There are no active ads.

Advertisement

Google Planning to Become a Cable TV Provider? Looks Like It

by Sean P. Aune | February 23, 2012February 23, 2012 7:15 am PDT

It appears that Google may be looking to jump into the cable business if recent paperwork filed in Missouri is to be believed.

Earlier this month Google announced that Kansas City was ready to receive its fiber cable experiment, which promises Internet speeds of up to 1Gbps.  What the search giant failed to mention was that there may be a second experiment piggy backing on the first.  According to paperwork filed in Missouri last week, and uncovered by the New York Post, Google has applied for a “video franchise” license which would mean that it could sell cable TV subscriptions to customers in the state of Missouri.  For those unfamiliar with geography of Kansas City, it sits on both sides of the border between Kansas and Missouri, and it just so happens that the Missouri side is receiving some of the fiber optic lines.

This isn’t the first time this idea has appeared with The Wall Street Journal having previously reported that Google was considering the possibility of providing TV service.  Should the company decide to go this route, not only could they collect cable subscription fees, but they would also have the rights to sell advertising on the channels they provide, and as we all know, Google is very, very good at selling advertising.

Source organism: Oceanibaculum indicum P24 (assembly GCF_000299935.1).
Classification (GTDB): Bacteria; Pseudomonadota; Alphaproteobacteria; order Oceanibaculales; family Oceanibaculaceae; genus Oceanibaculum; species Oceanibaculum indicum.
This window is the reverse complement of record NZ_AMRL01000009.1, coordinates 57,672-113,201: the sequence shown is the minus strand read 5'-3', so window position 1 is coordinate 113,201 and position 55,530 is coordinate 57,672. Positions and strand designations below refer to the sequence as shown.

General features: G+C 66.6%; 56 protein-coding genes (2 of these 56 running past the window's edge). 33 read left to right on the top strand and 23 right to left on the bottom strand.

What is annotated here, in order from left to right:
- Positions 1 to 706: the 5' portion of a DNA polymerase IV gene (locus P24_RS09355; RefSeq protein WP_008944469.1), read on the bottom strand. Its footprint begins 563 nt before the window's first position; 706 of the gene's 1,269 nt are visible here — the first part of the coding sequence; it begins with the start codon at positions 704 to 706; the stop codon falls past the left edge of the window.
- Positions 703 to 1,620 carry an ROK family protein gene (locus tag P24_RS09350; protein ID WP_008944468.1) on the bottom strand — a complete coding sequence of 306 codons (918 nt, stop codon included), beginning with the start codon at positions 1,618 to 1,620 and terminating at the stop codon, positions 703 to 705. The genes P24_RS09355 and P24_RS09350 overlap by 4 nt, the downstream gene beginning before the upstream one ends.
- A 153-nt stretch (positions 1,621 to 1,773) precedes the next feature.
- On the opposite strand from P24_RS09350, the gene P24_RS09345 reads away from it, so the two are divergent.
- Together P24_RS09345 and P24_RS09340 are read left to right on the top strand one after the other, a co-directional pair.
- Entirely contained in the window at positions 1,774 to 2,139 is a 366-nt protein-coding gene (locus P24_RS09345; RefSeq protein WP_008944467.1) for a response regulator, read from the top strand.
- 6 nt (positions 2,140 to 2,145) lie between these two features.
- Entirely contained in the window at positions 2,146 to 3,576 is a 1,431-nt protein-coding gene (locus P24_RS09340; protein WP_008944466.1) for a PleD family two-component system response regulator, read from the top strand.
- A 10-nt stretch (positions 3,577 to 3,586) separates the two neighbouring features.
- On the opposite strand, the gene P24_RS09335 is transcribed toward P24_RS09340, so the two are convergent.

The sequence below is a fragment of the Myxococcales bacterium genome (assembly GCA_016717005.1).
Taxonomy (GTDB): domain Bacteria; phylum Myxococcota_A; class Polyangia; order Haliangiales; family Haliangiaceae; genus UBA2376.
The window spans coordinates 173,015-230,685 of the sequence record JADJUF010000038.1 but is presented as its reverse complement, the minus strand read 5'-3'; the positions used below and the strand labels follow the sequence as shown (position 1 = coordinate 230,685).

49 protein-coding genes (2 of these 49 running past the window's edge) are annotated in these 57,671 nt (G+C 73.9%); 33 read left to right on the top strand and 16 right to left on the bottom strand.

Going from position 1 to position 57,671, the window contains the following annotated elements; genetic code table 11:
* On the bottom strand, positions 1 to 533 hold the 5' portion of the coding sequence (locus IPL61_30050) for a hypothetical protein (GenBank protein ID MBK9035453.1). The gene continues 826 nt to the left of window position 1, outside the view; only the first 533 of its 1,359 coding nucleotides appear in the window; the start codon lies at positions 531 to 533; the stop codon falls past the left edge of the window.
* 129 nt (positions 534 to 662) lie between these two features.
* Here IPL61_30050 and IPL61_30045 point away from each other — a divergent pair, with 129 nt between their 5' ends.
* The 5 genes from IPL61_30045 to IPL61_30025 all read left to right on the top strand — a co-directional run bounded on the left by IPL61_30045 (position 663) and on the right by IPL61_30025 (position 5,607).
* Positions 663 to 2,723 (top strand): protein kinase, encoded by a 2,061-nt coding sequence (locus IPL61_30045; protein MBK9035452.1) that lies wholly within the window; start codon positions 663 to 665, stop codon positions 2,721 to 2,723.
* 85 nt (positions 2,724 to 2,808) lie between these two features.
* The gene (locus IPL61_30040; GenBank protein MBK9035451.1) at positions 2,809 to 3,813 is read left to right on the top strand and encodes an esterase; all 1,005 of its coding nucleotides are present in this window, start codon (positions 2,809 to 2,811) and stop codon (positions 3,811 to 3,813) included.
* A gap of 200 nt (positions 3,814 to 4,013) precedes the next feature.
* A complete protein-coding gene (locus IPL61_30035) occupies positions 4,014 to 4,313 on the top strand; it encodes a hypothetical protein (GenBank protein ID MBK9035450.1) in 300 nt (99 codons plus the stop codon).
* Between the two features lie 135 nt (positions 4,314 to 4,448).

Packaged Internet and cable television subscriptions are a popular business mixture, and if you’re the company selling the fastest broadband in town, there’s a good chance a lot of people are going to be coming to you anyway.  Why not make the choice that much easier for them by offering one stop shopping?

There is sure to be more on this in the months to come as the fiber project gets fully deployed in the Kansas City area.

[via the New York Post]


Sean P. Aune

Sean P. Aune has been a professional technology blogger since July 2007, but his love of tech dates back to at least 1976 when his parents bought...

Advertisement

Advertisement

Advertisement